Clark Gillies dies aged 67, four-time Islanders Stanley Cup winner


Clark Gillies, who provided the New York Islanders with a physical presence and a shot on goal during their dynasty in the early 1980s, died Friday. He was 67.

“The National Hockey League mourns the loss of Clark Gillies, a tower of strength on the ice for the dynastic New York Islanders of the early 1980s and a pillar of the Long Island community ever since,” said NHL Commissioner Gary Bettman. “Gillies helped define the term ‘power forward’ during a 14-season Hall of Famer career with the Islanders and Buffalo Sabers, highlighted by winning four straight Stanley Cups with the Islanders.

“His 319 goals and 378 assists in 958 NHL games — and his 47 goals and 47 assists in 164 Stanley Cup Playoff games — reflect his talent. The adoration and admiration of his teammates reflected the heart and passion he brought to our game. We extend our deepest condolences to his family and countless friends and fans.”

The Islanders finished Gillies’ No. 9 at Nassau Coliseum on December 7, 1996. The forward was inducted into the Hockey Hall of Fame in 2002.

“The entire Islanders community is devastated by the loss of Clark Gillies,” said Lou Lamoriello, Islanders general manager. “He embodied what it means to be a New York Islander. The pride he felt wearing the Islanders sweater on the ice was evident in his willingness to do anything to win. Off the ice he was just as present and always made time to give back to the local community. The New York Islanders have four Stanley Cups because of the sacrifices he and the members of those dynasty teams made for the franchise. On behalf of the entire organization, we send our deepest condolences to the entire organization from Gillie’s family.”

Gillies’ death was announced by the islanders after a 4-0 home win over the Arizona Coyotes.

“I think when you talk about Clark, Clark has a relationship with so many guys who cut their teeth with the Islanders,” said New York coach Barrydios. “He was larger than life. When you thought of Clark Gillies, you thought of Islander. There’s no doubt there’s no gray area. Charismatic, he played the right way, part of the community. Anything you think of an Islander, too being a good teammate, being a fantastic person, all those things.

“My heart sank when I was told I was coming off the ice. He will be missed, he really will.”

Gillies was born on April 7, 1954 in Moose Jaw, Saskatchewan. He played for the Islanders from 1974-75 to 1985-86 after being selected in the first round (No. 4) of the 1974 NHL Draft.

Gillies played 872 games for New York (fifth in Islanders history) and averaged 663 points (304 goals, 359 assists), fourth in their history.

Gillies was one of 17 Islanders players to win four straight Stanley Cup championships from 1980–83. He was also a member of the group that set the NHL record 19 straight playoff wins.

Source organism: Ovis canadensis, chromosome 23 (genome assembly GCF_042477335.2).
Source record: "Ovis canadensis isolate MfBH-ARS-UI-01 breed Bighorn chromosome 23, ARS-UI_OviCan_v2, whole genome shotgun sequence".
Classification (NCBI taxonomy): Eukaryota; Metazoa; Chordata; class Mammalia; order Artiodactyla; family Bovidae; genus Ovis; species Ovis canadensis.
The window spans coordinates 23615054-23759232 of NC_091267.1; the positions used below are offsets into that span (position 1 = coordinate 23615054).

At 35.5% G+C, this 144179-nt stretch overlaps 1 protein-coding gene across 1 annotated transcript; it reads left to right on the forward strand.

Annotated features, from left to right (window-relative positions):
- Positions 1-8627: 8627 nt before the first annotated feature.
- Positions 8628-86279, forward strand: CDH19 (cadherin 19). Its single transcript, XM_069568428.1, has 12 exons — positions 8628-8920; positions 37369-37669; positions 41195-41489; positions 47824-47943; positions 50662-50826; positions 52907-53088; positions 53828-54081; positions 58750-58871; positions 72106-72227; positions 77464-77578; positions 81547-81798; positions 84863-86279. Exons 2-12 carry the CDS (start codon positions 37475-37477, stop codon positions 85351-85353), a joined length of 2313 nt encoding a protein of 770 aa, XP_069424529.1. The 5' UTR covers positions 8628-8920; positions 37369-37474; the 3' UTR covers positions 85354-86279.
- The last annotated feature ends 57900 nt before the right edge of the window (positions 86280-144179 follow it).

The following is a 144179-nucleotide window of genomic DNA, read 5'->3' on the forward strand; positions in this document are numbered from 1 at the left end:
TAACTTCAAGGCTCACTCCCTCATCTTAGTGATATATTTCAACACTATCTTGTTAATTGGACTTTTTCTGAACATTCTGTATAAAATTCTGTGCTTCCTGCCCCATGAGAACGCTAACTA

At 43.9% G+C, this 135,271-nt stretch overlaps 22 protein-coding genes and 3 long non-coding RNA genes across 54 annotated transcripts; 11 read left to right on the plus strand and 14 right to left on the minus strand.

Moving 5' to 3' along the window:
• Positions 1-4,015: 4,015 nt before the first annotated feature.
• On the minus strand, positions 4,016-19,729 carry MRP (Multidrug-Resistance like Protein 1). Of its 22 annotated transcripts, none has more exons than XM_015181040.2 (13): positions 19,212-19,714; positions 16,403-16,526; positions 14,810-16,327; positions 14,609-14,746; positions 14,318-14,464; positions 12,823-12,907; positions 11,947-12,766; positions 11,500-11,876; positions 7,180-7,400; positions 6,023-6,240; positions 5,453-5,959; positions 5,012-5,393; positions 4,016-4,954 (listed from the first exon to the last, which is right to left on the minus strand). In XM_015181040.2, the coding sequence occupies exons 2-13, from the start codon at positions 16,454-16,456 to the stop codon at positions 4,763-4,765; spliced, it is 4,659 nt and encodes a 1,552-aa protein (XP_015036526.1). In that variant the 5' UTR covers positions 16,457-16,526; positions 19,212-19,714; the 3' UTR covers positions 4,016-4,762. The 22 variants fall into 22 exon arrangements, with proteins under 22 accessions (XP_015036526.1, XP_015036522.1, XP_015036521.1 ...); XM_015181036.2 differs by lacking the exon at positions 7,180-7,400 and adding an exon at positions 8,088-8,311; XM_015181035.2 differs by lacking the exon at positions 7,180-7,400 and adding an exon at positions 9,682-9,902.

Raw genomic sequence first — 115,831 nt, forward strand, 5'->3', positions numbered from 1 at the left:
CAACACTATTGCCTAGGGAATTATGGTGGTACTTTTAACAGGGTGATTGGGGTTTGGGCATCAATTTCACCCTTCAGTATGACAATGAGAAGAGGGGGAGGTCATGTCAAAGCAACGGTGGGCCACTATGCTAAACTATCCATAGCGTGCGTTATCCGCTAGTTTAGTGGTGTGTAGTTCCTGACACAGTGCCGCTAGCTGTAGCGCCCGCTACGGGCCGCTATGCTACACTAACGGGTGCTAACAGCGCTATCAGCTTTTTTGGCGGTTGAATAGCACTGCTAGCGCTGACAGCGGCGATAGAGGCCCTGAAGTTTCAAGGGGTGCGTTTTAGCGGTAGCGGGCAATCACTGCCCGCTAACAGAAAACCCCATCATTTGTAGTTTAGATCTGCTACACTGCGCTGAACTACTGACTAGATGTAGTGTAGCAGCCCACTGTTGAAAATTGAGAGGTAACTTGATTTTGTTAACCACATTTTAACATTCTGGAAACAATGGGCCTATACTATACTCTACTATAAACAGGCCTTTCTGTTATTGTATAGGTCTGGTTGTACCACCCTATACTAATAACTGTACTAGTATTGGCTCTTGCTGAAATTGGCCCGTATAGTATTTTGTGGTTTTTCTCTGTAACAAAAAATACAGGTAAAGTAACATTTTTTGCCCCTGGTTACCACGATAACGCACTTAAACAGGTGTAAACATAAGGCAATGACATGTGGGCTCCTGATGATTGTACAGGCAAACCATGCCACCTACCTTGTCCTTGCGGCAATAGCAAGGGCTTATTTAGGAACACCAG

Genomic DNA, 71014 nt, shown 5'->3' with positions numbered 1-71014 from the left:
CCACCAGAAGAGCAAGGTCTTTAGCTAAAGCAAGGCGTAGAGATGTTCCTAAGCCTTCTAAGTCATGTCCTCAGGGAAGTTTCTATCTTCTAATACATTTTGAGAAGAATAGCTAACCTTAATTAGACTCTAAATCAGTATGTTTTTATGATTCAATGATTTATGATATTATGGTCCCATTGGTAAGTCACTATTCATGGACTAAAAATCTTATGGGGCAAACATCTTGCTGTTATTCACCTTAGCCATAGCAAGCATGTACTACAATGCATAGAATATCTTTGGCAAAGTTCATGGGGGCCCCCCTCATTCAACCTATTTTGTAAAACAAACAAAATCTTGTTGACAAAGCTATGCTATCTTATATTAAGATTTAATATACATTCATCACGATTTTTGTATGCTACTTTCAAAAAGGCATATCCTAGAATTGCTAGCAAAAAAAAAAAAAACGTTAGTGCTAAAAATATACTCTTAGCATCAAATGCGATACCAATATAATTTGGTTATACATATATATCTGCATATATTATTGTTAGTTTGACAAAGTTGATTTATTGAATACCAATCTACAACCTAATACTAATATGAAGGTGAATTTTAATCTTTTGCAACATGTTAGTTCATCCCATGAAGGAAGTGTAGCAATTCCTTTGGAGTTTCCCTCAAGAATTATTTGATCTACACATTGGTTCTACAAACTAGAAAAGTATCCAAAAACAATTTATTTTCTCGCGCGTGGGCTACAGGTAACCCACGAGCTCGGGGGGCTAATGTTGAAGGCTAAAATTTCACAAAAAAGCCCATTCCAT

“These guys are the foundation of what the team and the organization is about,” says Islanders Rock Nelson said. “Everyone remembers the four cups, the runs they had, all these guys. A lot of these guys have stayed here and made this place their home and the island has embraced them.”

As a rookie, he had 47 points (25 goals, 22 assists) in 80 games and scored at least 30 goals in each of the following four seasons.

In the second half of the 1976-77 season, his third in the NHL, Gillies replaced Ed Westfall to become the second captain in Islanders history. He held the role until the start of the 1979–80 season when defender Denis Potvin took over.

“Every time you’ve met ‘Clarkie,’ it’s been a wonderful experience Anders Lee said. “He lived and breathed Islander Hockey, and my heart goes out to his family and all his friends and the people he’s touched since he’s been here on the island. It’s a sad day.”

Riding the top line with Bryan Trottier and Mike Bossy, Gillies helped New York win its first of four straight championships in 1980 and started the playoff series winning streak that lasted through the 1984 Stanley Cup Finals lost it to the Edmonton Oilers.

Despite being one of the toughest players of his time, Gillies never had 100 penalty minutes in a season; His NHL best was 99 in 1980-81 when he had 78 points (33 goals, 45 assists). The following season, he scored an NHL career high with 38 goals.

Gillies played his last two NHL seasons with the Sabers, who claimed him from waivers. He retired after the 1987–88 season.

“It’s tragic, to be honest,” the islanders said Matt Martin said. “Clarkie has always made a great effort to welcome players into the organization. I think he embodies everything a New York Islander is. He walks into a room, he’s charismatic, he carries a room.

“I remember when I first met him I always thought, ‘This is what I want to be when I grow up.’ He is just an amazing person very sad and unhappy and I speak for the whole organization when I say my hearts and thoughts and prayers go out to the family he has a wonderful family and he has so much to offer with his A community done foundation that we’ve been fortunate enough to be a part of over the years and he will live on in this organization forever. He just represents everything that makes a New York Islander.” Deputy Editor-in-Chief Brian Compton contributed to this report


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